With ASD, as a parent, I have filled out booklet after booklet assessing both Max and Ignatius. Today's three booklets were the CARS2-QPC, the REEL-3, and the Greenspan Social-Emotional Growth Chart. Before diagnosis, I filled out booklet after booklet. Teachers filled out booklets for Ignatius as well. Then the developmental pediatrician spent over an hour with Max and over an hour with Ignatius. With Ignatius, we went to The Autism Program for an entire day of tests, in addition to filling out their booklets. The diagnoses took close to a year. Am I sure my kids are on the spectrum? Why, yes, I am. Am I sure some of my students who are diagnosed with ADD/ADHD have been adequately diagnosed? Mmm, somewhat.

My blood pressure elevates a bit when I turn on the radio or TV and am assaulted by opinions of persons who think they/claim to know what they are talking about. Anyone that you hear on TV who thinks ASD are being overdiagnosed has done little to no homework on the issue. Parents don't go around saying, "Hmmm, how can I get my child diagnosed with autism?" And the statements on the questionnaires just remind you, again, how neurologically atypical your child is. Every. Single. Time. I get to look at a list of developmental descriptors for my son, and I get to see how he differs from what's considered normal growth.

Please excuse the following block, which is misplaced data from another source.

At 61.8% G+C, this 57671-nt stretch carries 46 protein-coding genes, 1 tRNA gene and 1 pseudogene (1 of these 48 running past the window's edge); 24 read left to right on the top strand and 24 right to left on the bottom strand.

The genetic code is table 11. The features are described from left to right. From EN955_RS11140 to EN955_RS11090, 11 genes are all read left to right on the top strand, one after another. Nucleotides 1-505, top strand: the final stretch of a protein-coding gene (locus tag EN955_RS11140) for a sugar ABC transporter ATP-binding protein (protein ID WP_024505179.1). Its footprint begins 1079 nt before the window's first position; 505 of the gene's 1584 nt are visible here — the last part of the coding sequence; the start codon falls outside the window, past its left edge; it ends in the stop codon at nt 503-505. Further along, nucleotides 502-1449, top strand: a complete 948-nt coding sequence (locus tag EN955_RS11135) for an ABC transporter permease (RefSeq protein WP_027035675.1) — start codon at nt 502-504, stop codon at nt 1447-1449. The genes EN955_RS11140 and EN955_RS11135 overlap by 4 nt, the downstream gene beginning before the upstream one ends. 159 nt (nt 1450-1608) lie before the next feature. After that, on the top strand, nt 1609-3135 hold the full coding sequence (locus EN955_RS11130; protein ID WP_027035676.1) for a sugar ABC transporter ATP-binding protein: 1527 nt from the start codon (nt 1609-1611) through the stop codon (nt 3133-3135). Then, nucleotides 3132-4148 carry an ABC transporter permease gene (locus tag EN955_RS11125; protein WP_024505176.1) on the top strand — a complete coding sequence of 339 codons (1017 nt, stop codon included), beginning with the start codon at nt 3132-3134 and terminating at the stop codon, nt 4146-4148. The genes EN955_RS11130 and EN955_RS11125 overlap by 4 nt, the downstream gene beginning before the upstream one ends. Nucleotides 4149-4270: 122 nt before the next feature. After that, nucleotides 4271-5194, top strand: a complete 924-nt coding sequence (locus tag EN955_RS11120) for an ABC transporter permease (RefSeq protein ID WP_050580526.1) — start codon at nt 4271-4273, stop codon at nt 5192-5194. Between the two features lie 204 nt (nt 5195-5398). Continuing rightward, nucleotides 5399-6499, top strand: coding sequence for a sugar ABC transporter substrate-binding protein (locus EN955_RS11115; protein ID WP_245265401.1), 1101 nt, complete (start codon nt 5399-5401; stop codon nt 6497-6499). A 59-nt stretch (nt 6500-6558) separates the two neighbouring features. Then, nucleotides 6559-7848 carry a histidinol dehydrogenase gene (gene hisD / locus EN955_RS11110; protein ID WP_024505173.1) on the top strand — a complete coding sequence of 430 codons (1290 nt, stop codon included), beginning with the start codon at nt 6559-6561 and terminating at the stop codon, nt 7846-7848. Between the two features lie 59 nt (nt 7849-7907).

Yes, since it is a day-to-day thing we live with, one might say, after a while, I'll get tougher skin about the "facts" of my life. Truth be known, my skin is pretty damn tough right now. Until my kids are together with their biological-age peers, or even kids younger than they. Then the skin gets a little thinner. And things seem pretty unfair. I think any parent with a child that has a developmental it a physical issue or a social-emotional issue... knows what I am talking about. Field day at the end of the school year, for example. The typical student goes off to school and has a great time. The atypical student might have a physical setback that makes that day extraordinarily difficult, not to mention exhausting, or might have an issue with overstimulation that makes a major meltdown inevitable.